The news as sensationalismThe nation was recently shocked by the killing of a reporter and her cameraman as they did a live TV broadcast. Alison Parker and Adam Ward were shooting an interview in southern Virginia when a former station employee shot both of them to death on the air. The shooter, Vester Lee Flanagan II, recorded the murders and posted video of the shooting from his point of view to social media. Mr. Flanagan played into our natural desire to witness and perhaps our cultural fascination with violence, knowing that people would not be able to resist viewing the shooting. Although his posts were quickly removed from Facebook and Twitter, the videos were already in the ether, downloaded and distributed by many. The news media were forced to decide whether to play into his hand by showing his videos or deny him the attention he wanted by focusing on his victims.
WDBJ-7, the television station from which the journalists were reporting, inadvertently broadcast the shooting on their own camera, by Mr. Flanagan’s design. For other news media outlets the ethical dilemma arose of what or how much of the murders they would show. The killer’s own graphic video was also available to show viewers. Should it be shown or not?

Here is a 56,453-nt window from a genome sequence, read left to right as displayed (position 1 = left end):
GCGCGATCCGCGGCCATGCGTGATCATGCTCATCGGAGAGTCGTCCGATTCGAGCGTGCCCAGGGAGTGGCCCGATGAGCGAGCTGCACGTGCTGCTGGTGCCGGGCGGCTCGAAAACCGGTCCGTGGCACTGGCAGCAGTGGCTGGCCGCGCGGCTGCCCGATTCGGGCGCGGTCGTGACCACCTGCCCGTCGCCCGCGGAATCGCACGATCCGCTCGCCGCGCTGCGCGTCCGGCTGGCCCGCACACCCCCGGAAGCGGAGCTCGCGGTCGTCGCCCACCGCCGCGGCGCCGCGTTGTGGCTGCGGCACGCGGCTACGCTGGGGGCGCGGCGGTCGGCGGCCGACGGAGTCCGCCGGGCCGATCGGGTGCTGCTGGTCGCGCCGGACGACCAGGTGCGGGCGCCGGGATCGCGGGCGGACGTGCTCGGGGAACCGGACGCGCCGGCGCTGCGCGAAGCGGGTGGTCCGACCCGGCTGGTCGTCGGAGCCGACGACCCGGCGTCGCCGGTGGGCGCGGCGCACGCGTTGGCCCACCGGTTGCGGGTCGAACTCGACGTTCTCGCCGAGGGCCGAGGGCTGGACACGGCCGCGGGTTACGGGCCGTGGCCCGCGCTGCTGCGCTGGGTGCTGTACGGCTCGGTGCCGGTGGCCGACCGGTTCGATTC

The New York Daily News received a lot of criticism for running a cover with stills from Mr. Flanagan’s video that appear to show Ms. Parker at the moment she was shot. The public and other news outlets criticized the Daily News quite roundly for the graphic images with some people advocating a #boycottnydailynews hashtag on Twitter. Critics accused the paper of sensationalizing the murders and exploiting the victims. A editor from the Dallas Morning News said there were a “hundred journalistically responsible ways” to communicate the horror of the events without resorting to the New York Daily News’ approach.
Where then is the line between reporting the news and simply using shock value to drive sales? Journalism tends toward the exploitative by its very nature necessitating an organizational and personal conscience toward what is and is not acceptable or newsworthy. “In the end journalism is an act of character” and I think the outcry over the depiction of this tragedy shows that journalism’s character is still alive and well.